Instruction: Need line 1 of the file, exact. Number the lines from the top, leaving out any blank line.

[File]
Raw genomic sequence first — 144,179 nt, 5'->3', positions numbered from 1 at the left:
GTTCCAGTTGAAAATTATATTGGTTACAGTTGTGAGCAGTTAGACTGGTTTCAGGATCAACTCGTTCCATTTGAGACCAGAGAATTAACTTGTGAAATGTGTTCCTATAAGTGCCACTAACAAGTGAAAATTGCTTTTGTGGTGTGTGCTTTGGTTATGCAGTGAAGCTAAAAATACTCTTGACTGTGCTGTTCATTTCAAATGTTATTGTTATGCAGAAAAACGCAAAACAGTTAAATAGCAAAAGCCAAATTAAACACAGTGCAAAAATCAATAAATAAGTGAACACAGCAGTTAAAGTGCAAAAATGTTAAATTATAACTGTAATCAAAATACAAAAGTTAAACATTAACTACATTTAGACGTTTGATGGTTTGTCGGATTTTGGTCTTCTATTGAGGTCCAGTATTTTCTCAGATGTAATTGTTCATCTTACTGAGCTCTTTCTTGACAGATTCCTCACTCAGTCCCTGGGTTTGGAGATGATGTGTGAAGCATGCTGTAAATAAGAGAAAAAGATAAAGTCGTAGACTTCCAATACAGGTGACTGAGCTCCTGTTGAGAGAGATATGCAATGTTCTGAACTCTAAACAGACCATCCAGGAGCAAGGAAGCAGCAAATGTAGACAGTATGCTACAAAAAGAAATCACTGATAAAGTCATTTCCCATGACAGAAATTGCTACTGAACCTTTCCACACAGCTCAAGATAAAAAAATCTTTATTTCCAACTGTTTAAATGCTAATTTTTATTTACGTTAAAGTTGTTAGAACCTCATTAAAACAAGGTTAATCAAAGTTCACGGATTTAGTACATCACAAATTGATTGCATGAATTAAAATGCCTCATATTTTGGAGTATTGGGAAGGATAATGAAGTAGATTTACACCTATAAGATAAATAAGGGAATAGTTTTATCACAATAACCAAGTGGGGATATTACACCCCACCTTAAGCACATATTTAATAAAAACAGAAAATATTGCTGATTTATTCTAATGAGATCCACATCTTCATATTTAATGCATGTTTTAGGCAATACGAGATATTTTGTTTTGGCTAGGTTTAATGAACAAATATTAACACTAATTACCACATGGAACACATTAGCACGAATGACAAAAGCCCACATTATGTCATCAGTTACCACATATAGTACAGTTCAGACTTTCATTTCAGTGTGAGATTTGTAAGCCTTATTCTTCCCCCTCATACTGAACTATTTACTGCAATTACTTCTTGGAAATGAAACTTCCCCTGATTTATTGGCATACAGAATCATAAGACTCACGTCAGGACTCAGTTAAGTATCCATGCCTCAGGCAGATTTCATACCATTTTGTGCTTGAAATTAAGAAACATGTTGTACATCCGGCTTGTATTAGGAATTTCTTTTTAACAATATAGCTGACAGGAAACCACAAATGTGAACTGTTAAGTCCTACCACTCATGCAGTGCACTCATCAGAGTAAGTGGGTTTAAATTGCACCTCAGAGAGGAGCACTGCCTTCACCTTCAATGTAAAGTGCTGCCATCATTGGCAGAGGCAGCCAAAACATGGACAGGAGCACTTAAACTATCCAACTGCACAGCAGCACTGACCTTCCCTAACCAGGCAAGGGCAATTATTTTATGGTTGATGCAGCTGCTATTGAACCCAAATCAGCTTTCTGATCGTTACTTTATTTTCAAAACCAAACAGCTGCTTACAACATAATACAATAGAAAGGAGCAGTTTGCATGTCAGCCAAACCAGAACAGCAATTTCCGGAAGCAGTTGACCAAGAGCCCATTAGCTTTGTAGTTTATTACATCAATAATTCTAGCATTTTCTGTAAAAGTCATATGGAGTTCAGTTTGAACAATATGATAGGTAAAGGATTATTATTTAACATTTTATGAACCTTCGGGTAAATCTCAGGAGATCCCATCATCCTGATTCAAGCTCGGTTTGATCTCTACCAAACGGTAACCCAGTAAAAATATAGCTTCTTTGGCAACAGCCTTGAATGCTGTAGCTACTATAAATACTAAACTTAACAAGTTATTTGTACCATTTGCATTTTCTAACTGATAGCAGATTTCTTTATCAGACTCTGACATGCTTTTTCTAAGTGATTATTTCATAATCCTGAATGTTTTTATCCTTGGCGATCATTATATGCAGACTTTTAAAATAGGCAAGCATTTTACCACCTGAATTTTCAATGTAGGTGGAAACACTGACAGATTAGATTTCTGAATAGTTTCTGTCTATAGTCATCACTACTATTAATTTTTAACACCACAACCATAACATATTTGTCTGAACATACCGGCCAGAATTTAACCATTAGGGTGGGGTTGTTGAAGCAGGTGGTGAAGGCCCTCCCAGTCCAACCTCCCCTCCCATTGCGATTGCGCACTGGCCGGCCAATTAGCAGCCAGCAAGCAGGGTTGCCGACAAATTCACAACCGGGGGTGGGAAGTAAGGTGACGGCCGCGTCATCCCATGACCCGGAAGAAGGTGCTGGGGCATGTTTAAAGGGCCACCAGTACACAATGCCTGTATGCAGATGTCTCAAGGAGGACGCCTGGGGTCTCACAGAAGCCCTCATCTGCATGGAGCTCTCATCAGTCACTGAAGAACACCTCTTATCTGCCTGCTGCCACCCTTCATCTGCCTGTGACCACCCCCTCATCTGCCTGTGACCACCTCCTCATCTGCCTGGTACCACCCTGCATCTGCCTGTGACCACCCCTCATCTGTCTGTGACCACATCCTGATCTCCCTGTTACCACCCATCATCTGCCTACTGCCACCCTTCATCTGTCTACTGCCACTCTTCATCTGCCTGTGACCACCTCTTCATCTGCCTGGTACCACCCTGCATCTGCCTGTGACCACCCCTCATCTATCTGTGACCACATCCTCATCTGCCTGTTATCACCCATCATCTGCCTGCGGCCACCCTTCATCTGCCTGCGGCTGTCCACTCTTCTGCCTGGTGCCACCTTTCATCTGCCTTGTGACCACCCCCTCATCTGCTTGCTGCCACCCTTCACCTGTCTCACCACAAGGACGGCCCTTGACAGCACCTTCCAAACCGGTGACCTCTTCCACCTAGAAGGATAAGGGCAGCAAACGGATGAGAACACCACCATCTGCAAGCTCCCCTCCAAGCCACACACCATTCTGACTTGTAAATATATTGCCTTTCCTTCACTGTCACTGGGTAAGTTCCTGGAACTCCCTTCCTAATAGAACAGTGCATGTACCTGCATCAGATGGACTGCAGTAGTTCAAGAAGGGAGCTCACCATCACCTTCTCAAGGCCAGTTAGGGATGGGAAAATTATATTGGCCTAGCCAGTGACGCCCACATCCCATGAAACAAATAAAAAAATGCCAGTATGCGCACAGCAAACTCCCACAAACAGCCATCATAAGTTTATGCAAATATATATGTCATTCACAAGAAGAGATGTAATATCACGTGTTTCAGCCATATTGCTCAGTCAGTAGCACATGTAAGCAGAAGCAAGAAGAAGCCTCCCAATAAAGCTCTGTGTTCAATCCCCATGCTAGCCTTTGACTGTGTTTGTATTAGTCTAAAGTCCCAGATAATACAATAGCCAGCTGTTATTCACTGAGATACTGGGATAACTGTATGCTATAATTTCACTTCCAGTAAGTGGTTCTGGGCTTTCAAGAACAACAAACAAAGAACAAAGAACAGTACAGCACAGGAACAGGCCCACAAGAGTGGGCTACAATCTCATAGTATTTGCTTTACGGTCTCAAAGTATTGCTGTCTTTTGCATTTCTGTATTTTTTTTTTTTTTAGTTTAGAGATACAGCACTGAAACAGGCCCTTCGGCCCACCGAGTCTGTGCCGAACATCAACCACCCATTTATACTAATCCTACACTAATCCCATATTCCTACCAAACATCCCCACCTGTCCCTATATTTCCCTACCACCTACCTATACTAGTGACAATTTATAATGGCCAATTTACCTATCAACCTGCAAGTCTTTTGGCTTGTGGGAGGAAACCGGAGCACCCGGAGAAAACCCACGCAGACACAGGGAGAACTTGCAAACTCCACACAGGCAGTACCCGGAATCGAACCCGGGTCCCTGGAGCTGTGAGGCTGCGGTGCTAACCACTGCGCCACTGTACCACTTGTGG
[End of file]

Raw genomic sequence first — 144,179 nt, 5'->3', positions numbered from 1 at the left: